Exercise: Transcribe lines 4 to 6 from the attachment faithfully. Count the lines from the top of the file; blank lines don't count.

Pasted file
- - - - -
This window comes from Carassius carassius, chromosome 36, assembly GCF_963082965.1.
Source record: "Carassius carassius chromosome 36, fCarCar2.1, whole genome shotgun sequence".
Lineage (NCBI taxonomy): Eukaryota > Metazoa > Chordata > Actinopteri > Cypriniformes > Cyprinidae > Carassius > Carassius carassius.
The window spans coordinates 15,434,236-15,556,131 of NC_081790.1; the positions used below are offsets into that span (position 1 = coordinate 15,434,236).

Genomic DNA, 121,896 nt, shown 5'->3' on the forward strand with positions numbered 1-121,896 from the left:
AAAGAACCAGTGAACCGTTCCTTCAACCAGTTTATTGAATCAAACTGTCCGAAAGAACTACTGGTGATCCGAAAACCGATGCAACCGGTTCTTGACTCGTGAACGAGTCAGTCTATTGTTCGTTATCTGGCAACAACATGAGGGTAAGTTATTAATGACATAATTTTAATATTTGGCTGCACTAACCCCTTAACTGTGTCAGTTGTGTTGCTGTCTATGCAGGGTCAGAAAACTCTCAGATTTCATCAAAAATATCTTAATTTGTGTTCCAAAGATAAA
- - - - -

The window spans coordinates 15,434,236-15,556,131 of NC_081790.1; the positions used below are offsets into that span (position 1 = coordinate 15,434,236).

Genomic DNA, 121,896 nt, shown 5'->3' on the forward strand with positions numbered 1-121,896 from the left:
AAAGAACCAGTGAACCGTTCCTTCAACCAGTTTATTGAATCAAACTGTCCGAAAGAACTACTGGTGATCCGAAAACCGATGCAACCGGTTCTTGACTCGTGAACGAGTCAGTCTATTGTTCGTTATCTGGCAACAACATGAGGGTAAGTTATTAATGACATAATTTTAATATTTGGCTGCACTAACCCCTTAACTGTGTCAGTTGTGTTGCTGTCTATGCAGGGTCAGAAAACTCTCAGATTTCATCAAAAATATCTTAATTTGTGTTCCAAAGATAAA